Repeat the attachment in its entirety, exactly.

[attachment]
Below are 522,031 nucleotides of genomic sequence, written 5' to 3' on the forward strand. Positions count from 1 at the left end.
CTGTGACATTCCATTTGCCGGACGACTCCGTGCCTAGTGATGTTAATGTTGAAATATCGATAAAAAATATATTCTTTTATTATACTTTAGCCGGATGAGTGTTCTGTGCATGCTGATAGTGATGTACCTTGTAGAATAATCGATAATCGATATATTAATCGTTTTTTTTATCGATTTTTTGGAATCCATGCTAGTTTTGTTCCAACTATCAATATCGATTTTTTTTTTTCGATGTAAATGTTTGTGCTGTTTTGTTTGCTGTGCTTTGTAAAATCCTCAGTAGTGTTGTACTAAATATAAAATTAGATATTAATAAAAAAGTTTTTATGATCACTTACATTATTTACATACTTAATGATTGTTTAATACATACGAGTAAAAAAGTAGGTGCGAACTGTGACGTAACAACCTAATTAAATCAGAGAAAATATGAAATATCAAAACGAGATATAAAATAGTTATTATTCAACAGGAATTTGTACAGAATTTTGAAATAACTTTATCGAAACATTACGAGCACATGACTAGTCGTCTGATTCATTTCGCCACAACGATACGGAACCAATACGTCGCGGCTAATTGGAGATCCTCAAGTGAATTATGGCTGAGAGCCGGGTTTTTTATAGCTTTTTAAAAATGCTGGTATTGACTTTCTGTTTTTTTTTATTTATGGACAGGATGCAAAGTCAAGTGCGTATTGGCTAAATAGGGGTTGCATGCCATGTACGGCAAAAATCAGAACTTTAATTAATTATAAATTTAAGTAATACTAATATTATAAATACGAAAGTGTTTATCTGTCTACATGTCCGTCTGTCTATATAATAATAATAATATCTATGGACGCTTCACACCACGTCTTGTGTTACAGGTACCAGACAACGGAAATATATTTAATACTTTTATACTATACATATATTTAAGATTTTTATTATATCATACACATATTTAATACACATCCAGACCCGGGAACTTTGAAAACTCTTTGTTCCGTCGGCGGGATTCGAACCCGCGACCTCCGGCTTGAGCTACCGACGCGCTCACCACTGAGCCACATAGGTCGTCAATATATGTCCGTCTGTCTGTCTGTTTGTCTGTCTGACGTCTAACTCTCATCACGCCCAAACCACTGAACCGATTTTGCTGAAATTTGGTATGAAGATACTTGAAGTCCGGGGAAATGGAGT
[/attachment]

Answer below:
Below are 522,031 nucleotides of genomic sequence, written 5' to 3' on the forward strand. Positions count from 1 at the left end.
CTGTGACATTCCATTTGCCGGACGACTCCGTGCCTAGTGATGTTAATGTTGAAATATCGATAAAAAATATATTCTTTTATTATACTTTAGCCGGATGAGTGTTCTGTGCATGCTGATAGTGATGTACCTTGTAGAATAATCGATAATCGATATATTAATCGTTTTTTTTATCGATTTTTTGGAATCCATGCTAGTTTTGTTCCAACTATCAATATCGATTTTTTTTTTTCGATGTAAATGTTTGTGCTGTTTTGTTTGCTGTGCTTTGTAAAATCCTCAGTAGTGTTGTACTAAATATAAAATTAGATATTAATAAAAAAGTTTTTATGATCACTTACATTATTTACATACTTAATGATTGTTTAATACATACGAGTAAAAAAGTAGGTGCGAACTGTGACGTAACAACCTAATTAAATCAGAGAAAATATGAAATATCAAAACGAGATATAAAATAGTTATTATTCAACAGGAATTTGTACAGAATTTTGAAATAACTTTATCGAAACATTACGAGCACATGACTAGTCGTCTGATTCATTTCGCCACAACGATACGGAACCAATACGTCGCGGCTAATTGGAGATCCTCAAGTGAATTATGGCTGAGAGCCGGGTTTTTTATAGCTTTTTAAAAATGCTGGTATTGACTTTCTGTTTTTTTTTATTTATGGACAGGATGCAAAGTCAAGTGCGTATTGGCTAAATAGGGGTTGCATGCCATGTACGGCAAAAATCAGAACTTTAATTAATTATAAATTTAAGTAATACTAATATTATAAATACGAAAGTGTTTATCTGTCTACATGTCCGTCTGTCTATATAATAATAATAATATCTATGGACGCTTCACACCACGTCTTGTGTTACAGGTACCAGACAACGGAAATATATTTAATACTTTTATACTATACATATATTTAAGATTTTTATTATATCATACACATATTTAATACACATCCAGACCCGGGAACTTTGAAAACTCTTTGTTCCGTCGGCGGGATTCGAACCCGCGACCTCCGGCTTGAGCTACCGACGCGCTCACCACTGAGCCACATAGGTCGTCAATATATGTCCGTCTGTCTGTCTGTTTGTCTGTCTGACGTCTAACTCTCATCACGCCCAAACCACTGAACCGATTTTGCTGAAATTTGGTATGAAGATACTTGAAGTCCGGGGAAATGGAGT